Increasingly, the young, rich employees are spending their fortunes on prostitution.

CNNMoney's Laurie Segall interviewed sex workers in the Bay area, as well as local authorities. All of them said prostitution was on the rise and technology is powering it. It has increased the list of clients, and it's making the prostitution business more efficient.

One sex worker says she uses Square, Jack Dorsey's mobile credit card swiper, to charge clients before visits. "As far as Square knows, it's a consulting business," the woman told Segall.
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Dead sea lions washing on shore in California appear to have died from radiation poisoning (15 April 2013)
The extremely high readings recorded at different times indicated that cesium 137 was rising, and at that time in 2011, more radioactive material was continuing to leak into the ocean.

That article registered concern over the high amounts of radioactive material, but claimed at that time the ocean was diluting the radiation levels low enough to prevent humans from being harmed directly.

Of course, California sea lions are a long way off from the Japan coast, but different currents and eddies could spread a continuing accumulation of radioactive contamination farther out into the ocean from Japan.

Even tuna caught off the California coast have been found with higher than normal traces of cesium 137 from the Fukushima disaster in May of 2012.

An unpublicized cause of death for seal pups is domoic acid, produced by toxic algae bloom. It causes seizure and death in California sea lions. Domoic acid is a neurotoxin produced by a few specific types of harmful algae blooms among the phytoplankton on the ocean's surface.
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Antarctic ice melting at record rate, study shows (15 April 2013)
Lead researcher Dr Nerilie Abram, from the Australian National University and British Antarctic Survey (BAS), said: "We found that the coolest conditions on the Antarctic peninsula and the lowest amount of summer melt occurred around 600 years ago.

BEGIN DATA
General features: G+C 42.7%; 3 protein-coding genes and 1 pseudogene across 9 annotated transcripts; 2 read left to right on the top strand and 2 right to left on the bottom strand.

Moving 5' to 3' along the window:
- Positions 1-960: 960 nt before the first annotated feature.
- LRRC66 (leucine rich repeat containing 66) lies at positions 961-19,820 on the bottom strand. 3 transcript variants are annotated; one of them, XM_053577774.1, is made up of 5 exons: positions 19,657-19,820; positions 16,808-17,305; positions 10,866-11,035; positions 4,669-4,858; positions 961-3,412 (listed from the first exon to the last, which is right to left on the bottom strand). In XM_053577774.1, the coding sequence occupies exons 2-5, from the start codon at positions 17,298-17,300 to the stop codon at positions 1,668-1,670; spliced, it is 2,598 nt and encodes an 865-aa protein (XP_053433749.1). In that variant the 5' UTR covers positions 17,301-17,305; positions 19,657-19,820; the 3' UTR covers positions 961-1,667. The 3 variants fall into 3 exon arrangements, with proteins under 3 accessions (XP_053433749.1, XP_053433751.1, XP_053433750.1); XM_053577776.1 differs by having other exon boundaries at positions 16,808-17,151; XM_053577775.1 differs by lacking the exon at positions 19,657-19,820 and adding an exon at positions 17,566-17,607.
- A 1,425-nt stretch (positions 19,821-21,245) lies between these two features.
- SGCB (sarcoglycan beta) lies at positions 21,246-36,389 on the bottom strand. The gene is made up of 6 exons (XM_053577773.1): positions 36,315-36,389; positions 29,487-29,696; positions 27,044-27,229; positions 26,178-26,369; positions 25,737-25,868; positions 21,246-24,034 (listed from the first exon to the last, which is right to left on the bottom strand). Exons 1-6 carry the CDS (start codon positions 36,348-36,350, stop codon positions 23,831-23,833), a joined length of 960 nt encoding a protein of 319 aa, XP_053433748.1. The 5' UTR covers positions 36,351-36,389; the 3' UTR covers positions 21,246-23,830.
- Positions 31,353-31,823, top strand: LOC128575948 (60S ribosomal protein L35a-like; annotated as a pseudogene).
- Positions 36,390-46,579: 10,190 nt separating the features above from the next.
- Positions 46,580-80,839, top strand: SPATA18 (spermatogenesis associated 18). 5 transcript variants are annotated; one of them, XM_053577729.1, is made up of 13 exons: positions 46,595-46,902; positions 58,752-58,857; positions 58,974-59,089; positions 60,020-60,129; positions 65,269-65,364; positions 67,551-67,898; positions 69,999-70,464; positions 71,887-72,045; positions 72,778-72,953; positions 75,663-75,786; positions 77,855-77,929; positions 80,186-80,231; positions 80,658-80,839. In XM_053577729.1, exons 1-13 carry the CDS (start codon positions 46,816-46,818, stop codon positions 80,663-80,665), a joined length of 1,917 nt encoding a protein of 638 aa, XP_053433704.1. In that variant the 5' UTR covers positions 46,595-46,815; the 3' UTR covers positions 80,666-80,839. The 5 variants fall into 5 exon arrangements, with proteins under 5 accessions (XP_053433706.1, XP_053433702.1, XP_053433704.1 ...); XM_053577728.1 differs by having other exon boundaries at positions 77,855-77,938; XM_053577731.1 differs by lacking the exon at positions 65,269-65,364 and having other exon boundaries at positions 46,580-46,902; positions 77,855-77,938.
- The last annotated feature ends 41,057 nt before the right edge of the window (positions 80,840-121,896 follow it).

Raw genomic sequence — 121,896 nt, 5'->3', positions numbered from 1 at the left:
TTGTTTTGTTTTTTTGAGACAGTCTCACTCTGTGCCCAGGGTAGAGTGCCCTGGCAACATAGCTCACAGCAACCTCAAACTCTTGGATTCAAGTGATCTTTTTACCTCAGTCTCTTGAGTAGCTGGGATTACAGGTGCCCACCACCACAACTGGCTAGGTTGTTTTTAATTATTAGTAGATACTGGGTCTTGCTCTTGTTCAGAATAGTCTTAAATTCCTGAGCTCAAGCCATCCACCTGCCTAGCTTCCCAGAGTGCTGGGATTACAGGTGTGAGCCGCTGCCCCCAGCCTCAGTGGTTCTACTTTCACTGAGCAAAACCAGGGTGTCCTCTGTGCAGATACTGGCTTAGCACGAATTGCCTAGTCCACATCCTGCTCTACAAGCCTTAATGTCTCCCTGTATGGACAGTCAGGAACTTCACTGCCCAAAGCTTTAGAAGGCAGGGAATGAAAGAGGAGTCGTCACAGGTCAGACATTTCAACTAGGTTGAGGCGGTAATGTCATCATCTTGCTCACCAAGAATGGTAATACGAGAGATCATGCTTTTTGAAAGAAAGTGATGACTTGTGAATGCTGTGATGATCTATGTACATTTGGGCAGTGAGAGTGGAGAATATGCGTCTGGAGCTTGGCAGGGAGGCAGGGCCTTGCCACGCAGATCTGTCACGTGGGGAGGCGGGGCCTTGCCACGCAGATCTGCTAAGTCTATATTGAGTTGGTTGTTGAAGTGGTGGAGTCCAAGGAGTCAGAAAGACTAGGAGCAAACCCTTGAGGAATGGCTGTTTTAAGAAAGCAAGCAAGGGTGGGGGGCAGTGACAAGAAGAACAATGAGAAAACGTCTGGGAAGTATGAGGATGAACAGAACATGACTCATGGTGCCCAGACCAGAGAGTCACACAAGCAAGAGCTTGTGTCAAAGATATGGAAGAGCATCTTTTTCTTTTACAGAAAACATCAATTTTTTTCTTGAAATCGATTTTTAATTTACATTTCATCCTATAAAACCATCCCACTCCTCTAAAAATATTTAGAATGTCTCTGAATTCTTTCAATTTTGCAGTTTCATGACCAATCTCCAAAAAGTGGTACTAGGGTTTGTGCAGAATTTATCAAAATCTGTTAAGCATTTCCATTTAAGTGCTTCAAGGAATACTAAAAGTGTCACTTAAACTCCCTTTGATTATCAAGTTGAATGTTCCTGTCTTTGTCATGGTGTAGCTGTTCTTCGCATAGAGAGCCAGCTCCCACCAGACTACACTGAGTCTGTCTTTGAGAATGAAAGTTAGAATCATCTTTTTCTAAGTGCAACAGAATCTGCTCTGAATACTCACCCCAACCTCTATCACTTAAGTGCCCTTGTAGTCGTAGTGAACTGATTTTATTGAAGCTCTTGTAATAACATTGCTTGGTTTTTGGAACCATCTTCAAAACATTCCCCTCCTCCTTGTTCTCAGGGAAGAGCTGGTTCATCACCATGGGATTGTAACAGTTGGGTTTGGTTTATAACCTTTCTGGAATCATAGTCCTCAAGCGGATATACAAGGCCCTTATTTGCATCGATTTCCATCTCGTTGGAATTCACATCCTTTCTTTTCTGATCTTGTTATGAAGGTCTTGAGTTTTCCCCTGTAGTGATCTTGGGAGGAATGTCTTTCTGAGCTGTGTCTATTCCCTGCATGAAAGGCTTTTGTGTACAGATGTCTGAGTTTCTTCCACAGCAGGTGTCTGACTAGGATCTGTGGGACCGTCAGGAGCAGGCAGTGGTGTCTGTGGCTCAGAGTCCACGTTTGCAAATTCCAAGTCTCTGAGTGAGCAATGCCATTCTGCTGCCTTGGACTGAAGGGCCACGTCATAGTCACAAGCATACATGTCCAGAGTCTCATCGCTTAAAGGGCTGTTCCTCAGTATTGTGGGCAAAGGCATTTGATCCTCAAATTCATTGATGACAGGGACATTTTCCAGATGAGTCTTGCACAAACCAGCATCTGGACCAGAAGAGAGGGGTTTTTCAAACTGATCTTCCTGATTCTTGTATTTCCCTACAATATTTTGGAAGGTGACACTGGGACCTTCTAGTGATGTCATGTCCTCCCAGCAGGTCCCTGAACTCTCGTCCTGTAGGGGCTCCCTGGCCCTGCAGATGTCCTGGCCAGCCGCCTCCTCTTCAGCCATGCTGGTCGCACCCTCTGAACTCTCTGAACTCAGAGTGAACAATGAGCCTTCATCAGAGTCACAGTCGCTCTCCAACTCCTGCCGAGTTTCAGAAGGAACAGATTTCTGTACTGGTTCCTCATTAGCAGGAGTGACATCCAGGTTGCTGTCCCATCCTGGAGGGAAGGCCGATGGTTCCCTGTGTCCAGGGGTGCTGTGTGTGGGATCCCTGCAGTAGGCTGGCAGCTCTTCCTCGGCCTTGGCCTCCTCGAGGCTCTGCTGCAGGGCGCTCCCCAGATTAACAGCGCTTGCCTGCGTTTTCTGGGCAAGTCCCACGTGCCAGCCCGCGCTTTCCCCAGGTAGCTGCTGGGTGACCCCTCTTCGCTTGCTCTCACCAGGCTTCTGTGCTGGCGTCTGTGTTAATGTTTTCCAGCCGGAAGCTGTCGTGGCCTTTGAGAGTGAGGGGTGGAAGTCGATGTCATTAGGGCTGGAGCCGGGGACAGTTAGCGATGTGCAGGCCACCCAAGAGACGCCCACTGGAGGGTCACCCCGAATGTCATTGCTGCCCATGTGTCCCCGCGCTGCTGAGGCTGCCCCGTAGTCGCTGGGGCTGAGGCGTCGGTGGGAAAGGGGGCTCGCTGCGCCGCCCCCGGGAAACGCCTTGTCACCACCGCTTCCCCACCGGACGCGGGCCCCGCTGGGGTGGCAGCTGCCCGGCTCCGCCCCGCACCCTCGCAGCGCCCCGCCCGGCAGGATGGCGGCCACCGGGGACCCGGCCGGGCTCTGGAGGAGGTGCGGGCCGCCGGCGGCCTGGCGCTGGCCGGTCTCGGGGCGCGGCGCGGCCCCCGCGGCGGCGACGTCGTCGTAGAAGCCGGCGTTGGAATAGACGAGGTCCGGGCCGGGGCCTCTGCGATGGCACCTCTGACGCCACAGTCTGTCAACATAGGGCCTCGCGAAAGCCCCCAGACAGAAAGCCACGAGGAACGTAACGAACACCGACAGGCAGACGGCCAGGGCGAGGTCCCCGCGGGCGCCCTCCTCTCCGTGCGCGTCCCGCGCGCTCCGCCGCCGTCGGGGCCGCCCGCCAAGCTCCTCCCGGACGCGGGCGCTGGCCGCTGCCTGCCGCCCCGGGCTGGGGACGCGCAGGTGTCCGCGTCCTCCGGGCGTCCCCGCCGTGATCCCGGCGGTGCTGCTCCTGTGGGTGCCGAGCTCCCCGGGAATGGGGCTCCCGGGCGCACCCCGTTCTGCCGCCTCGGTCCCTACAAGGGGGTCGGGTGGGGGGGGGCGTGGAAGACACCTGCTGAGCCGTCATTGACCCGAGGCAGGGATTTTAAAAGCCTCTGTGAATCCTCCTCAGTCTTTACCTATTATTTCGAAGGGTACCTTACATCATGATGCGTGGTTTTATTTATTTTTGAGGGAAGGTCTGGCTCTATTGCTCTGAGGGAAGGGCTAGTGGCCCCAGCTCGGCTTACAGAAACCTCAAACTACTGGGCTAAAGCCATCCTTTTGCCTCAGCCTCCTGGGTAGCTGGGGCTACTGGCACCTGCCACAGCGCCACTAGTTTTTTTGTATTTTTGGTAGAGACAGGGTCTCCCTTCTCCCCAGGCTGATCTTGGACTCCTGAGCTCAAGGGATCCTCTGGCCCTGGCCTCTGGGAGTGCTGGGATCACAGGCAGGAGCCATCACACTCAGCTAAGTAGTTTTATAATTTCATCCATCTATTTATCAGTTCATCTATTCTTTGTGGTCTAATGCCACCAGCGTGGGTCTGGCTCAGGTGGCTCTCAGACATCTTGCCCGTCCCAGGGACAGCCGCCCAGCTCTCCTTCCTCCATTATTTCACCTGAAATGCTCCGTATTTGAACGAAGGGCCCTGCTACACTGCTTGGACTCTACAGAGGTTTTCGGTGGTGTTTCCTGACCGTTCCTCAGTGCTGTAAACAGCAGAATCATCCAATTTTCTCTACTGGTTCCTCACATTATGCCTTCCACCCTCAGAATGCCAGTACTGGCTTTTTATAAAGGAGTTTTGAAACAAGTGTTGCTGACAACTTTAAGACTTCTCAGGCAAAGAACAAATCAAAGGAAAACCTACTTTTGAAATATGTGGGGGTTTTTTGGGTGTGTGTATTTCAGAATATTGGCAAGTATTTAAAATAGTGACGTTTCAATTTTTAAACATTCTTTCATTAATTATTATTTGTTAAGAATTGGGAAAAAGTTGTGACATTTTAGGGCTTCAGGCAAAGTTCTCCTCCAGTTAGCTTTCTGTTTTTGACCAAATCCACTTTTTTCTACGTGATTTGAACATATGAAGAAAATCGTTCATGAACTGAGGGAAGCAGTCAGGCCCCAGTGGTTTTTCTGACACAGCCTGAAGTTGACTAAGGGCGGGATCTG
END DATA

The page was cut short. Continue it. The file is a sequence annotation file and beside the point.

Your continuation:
"At that time temperatures were around 1.6C lower than those recorded in the late 20th century and the amount of annual snowfall that melted and refroze was about 0.5%.

"Today, we see almost 10 times as much (5%) of the annual snowfall melting each year.

"Summer melting at the ice core site today is now at a level that is higher than at any other time over the last 1,000 years. And while temperatures at this site increased gradually in phases over many hundreds of years, most of the intensification of melting has happened since the mid-20th century."
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Preparing to install the world's largest underwater observatory (15 April 2013)
The basement lab near the University of Washington campus is, literally, buzzing. High-voltage machines produce energy that will soon run through cables snaking along the seafloor. A dozen engineers hunch over electronics, making alterations or running checks. In one corner, a nitride-coated titanium shaft has been sitting in a bucket of saltwater for four months to test the coating for corrosion. A glass-walled cleanroom prevents contaminants from interfering with seals on housings designed to keep out seawater pressing in at 4,200 pounds per square inch.

This is crunch time for University of Washington preparations to build the world's largest underwater observatory. The National Science Foundation in 2009 launched the $239 million effort led by John Delaney, UW professor of oceanography, to create a cabled observatory that will bring power and Internet to the ocean floor. This new concept will use remote-controlled instruments and high-bandwidth video to create an enduring, real-time presence in the deep ocean.

Researchers in the UW's Applied Physics Laboratory were tasked by Delaney to build and test the equipment that will make up the observatory. Much of that equipment will be installed this summer. This is the biggest project the 70-year-old marine engineering institute has ever undertaken, said project lead Gary Harkins, a principal engineer with the lab.

"This concept of a real-time observatory will change what we do as ocean engineers, what we will learn how to do, and what ocean scientists can do with these systems now and in the future," Harkins said.
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Dead dolphins and shrimp with no eyes found after BP clean-up (14 April 2013)
Hundreds of beached dolphin carcasses, shrimp with no eyes, contaminated fish, ancient corals caked in oil and some seriously unwell people are among the legacies that scientists are still uncovering in the wake of BP's Deepwater Horizon spill.

This week it will be three years since the first of 4.9 billion barrels of crude oil gushed into the Gulf of Mexico, in what is now considered the largest marine oil spill in the history of the petroleum industry. As the scale of the ecological disaster unfolds, BP is appearing daily in a New Orleans federal court to battle over the extent of compensation it owes to the region.

Infant dolphins were found dead at six times average rates in January and February of 2013. More than 650 dolphins have been found beached in the oil spill area since the disaster began, which is more than four times the historical average. Sea turtles were also affected, with more than 1,700 found stranded between May 2010 and November 2012 -- the last date for which information is available. On average, the number stranded annually in the region is 240.